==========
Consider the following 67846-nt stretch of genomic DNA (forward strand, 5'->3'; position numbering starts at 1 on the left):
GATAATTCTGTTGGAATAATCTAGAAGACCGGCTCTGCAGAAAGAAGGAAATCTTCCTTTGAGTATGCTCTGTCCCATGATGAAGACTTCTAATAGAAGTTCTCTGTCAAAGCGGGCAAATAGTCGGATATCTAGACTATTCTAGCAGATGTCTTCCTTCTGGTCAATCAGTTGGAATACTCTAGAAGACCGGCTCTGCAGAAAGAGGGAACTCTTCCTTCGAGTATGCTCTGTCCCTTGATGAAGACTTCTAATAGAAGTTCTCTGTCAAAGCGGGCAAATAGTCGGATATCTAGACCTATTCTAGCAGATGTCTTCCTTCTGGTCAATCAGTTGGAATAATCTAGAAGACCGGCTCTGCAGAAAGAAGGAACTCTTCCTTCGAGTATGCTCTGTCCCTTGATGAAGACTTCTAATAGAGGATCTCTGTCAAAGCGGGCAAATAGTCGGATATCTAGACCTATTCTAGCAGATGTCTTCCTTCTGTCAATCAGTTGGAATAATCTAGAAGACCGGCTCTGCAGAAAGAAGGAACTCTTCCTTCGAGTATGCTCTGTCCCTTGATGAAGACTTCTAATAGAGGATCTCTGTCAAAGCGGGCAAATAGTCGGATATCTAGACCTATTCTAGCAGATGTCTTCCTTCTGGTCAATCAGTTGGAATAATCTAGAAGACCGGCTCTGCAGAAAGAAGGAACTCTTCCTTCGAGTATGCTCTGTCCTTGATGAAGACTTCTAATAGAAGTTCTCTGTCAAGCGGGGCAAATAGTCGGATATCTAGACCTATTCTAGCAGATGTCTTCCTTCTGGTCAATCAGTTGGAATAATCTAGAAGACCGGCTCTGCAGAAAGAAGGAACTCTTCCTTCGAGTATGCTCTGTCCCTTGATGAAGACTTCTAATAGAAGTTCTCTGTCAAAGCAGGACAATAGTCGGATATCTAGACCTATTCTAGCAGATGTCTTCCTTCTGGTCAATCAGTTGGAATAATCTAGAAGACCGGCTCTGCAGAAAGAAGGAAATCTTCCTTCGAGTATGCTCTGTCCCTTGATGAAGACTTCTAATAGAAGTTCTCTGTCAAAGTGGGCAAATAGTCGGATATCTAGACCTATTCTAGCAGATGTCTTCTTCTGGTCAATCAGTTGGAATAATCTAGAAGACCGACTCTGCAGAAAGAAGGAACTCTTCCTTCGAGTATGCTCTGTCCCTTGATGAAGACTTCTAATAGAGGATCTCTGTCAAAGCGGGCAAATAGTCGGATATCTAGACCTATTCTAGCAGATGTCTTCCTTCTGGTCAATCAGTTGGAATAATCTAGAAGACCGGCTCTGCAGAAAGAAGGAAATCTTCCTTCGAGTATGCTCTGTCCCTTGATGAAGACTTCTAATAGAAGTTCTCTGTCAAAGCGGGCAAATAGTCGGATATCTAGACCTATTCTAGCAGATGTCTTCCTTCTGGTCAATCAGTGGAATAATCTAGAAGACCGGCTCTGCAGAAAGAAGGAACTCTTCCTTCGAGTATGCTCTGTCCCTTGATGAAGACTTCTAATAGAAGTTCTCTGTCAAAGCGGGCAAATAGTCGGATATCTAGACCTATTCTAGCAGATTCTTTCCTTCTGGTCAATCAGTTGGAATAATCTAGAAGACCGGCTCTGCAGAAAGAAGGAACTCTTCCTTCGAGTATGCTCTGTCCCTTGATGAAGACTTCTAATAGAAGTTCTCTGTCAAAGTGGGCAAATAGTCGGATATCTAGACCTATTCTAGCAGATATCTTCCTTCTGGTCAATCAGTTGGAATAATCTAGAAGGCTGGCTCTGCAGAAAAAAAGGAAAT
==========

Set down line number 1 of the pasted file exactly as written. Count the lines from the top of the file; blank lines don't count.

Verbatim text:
Consider the following 67846-nt stretch of genomic DNA (forward strand, 5'->3'; position numbering starts at 1 on the left):